The first trading week of the year saw wheat futures continue to rally for a couple of days, pushing to new highs since 2014, but from mid-week onwards the market faltered, leaving prices slightly lower than for the start of the calendar year a week earlier.
Corn and soybeans are still pushing higher though, where the United States dominates exports, and where supplies are tight against ongoing strong demand, largely driven by China. In the case of wheat, the US does not dominate as much, and we have our own big crop hanging over the global market to temper the need for prices to continue rising to ration supplies.
Those who are still holding wheat unsold are now asking whether they should sell now, or hold on for higher prices later in the year. This is always a hard one, and the answer may well differ in different parts of the country.
What we know is that our export pathway is fully booked until later in the year, and we probably won't ship all the exportable surplus before next harvest anyway, particularly from NSW.
That means supplies for the domestic market are plentiful, and even if drought returns, rising grain demand later in the year will firstly be met by stocks from the 2020/21 harvest, and then by new crop supplies.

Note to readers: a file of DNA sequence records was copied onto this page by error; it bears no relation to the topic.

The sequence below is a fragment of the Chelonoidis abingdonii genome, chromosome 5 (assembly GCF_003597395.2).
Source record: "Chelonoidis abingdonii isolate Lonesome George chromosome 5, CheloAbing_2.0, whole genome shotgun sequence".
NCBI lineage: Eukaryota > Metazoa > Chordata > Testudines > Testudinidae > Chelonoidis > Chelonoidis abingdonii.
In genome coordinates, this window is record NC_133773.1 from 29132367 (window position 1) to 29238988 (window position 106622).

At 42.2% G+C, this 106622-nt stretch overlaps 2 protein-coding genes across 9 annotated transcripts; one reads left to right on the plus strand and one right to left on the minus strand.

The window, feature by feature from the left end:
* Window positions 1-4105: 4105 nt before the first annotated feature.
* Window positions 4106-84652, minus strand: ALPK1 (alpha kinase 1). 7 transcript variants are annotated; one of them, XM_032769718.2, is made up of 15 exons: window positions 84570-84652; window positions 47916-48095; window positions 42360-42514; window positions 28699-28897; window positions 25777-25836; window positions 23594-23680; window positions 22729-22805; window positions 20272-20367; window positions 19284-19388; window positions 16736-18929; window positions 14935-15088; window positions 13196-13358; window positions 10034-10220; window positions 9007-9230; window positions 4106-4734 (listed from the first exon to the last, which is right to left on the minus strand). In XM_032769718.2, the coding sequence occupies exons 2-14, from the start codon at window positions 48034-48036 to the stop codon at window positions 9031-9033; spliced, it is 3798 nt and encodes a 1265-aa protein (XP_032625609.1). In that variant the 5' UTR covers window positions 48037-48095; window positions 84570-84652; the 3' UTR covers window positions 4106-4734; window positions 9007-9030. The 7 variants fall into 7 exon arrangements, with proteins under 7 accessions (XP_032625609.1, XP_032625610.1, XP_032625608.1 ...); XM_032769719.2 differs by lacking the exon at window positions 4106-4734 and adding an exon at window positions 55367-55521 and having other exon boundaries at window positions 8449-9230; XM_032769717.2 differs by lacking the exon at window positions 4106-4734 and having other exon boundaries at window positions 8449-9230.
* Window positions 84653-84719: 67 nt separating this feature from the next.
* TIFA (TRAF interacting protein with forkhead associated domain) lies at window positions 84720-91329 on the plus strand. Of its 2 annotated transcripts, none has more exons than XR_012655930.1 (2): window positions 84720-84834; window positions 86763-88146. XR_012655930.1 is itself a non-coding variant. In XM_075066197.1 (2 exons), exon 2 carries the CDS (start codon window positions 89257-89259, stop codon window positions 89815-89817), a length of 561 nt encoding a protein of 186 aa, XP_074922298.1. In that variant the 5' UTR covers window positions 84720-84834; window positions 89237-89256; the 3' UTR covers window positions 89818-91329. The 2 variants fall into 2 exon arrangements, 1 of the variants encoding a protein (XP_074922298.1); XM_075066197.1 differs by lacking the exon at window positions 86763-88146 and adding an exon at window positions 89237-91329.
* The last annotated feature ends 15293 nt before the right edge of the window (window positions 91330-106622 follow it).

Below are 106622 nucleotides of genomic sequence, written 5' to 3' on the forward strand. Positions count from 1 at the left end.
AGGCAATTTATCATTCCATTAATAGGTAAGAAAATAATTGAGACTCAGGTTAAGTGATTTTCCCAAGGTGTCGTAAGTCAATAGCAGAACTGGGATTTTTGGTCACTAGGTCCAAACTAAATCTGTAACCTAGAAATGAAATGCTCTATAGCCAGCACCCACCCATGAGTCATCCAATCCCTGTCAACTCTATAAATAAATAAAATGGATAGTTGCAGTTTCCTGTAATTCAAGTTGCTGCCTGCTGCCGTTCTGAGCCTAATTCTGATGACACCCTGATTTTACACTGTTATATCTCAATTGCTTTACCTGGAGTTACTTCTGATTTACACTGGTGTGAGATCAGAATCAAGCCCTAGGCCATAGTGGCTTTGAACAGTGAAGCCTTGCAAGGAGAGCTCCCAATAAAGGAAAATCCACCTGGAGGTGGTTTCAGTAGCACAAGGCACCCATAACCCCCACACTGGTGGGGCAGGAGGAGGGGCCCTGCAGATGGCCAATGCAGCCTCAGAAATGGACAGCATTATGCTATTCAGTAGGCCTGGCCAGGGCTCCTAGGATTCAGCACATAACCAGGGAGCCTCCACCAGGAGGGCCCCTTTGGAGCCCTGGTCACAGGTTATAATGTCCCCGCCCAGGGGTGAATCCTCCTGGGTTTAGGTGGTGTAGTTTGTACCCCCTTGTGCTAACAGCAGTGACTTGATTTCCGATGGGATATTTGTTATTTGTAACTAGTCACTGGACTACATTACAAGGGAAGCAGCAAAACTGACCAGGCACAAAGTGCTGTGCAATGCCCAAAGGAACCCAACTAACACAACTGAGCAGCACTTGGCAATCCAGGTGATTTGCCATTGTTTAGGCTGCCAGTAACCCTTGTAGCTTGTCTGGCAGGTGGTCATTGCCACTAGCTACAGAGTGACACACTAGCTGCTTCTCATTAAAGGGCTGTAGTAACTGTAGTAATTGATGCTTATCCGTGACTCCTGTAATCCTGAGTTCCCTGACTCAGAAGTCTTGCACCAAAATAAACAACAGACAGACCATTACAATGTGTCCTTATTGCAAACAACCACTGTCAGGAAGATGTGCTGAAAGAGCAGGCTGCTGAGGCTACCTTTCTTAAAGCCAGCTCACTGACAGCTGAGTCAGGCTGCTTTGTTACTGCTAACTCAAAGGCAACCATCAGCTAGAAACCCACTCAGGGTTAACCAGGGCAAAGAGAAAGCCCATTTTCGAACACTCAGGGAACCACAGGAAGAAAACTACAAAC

Therefore, a domestically driven price rally is unlikely during 2021. An export driven price rally is more likely, and as we have seen in the past four weeks, some of that will transfer into our market. However, at the moment the global wheat market has little to drive it with the major northern hemisphere winter wheat crops all in dormancy, and the market watching to see where our big crop will head.
In the export-based market of SA the cash market is above $300 a tonne still, and WA prices are $25/t above those. In those markets the case to sell now and move on is stronger. In the eastern states, where port based prices are $10 to $15/t lower, it is harder to suggest selling now.
SA and WA prices are high for this time of year. They are as good as they get without a drought, so why hold grain and punt that prices will rise?
When prices are high, why take unnecessary risks? One approach would be to sell now, and if the market does rally, capture it with forward sales (physical or via swaps/futures) for the new season crop. Why take the high risk approach of trying to capture the top of the market on two crops, when old crop prices are already historically very high?
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